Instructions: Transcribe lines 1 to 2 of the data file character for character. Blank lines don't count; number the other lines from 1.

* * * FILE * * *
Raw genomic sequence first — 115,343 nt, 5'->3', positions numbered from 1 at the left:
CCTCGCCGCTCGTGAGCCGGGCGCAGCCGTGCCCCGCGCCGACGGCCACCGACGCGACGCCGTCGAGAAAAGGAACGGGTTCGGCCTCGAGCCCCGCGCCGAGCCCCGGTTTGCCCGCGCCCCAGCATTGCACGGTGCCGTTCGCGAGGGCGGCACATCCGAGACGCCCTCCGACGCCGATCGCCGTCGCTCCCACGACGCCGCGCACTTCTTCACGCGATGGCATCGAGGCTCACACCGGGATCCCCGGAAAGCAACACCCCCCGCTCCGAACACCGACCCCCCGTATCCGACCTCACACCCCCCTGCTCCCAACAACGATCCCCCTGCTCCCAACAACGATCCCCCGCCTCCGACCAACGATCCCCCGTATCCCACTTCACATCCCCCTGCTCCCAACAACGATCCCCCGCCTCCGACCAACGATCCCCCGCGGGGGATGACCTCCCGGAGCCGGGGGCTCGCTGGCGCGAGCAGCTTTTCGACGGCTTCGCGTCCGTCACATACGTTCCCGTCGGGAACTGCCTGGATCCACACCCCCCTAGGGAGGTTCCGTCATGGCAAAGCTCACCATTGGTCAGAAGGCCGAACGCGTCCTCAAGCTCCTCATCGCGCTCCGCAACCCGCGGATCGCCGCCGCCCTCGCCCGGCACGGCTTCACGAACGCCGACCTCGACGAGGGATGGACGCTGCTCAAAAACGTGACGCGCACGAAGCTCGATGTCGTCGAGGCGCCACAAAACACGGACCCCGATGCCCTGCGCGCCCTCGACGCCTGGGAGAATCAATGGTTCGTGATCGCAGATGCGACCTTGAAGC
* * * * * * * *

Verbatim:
Raw genomic sequence first — 115,343 nt, 5'->3', positions numbered from 1 at the left:
CCTCGCCGCTCGTGAGCCGGGCGCAGCCGTGCCCCGCGCCGACGGCCACCGACGCGACGCCGTCGAGAAAAGGAACGGGTTCGGCCTCGAGCCCCGCGCCGAGCCCCGGTTTGCCCGCGCCCCAGCATTGCACGGTGCCGTTCGCGAGGGCGGCACATCCGAGACGCCCTCCGACGCCGATCGCCGTCGCTCCCACGACGCCGCGCACTTCTTCACGCGATGGCATCGAGGCTCACACCGGGATCCCCGGAAAGCAACACCCCCCGCTCCGAACACCGACCCCCCGTATCCGACCTCACACCCCCCTGCTCCCAACAACGATCCCCCTGCTCCCAACAACGATCCCCCGCCTCCGACCAACGATCCCCCGTATCCCACTTCACATCCCCCTGCTCCCAACAACGATCCCCCGCCTCCGACCAACGATCCCCCGCGGGGGATGACCTCCCGGAGCCGGGGGCTCGCTGGCGCGAGCAGCTTTTCGACGGCTTCGCGTCCGTCACATACGTTCCCGTCGGGAACTGCCTGGATCCACACCCCCCTAGGGAGGTTCCGTCATGGCAAAGCTCACCATTGGTCAGAAGGCCGAACGCGTCCTCAAGCTCCTCATCGCGCTCCGCAACCCGCGGATCGCCGCCGCCCTCGCCCGGCACGGCTTCACGAACGCCGACCTCGACGAGGGATGGACGCTGCTCAAAAACGTGACGCGCACGAAGCTCGATGTCGTCGAGGCGCCACAAAACACGGACCCCGATGCCCTGCGCGCCCTCGACGCCTGGGAGAATCAATGGTTCGTGATCGCAGATGCGACCTTGAAGC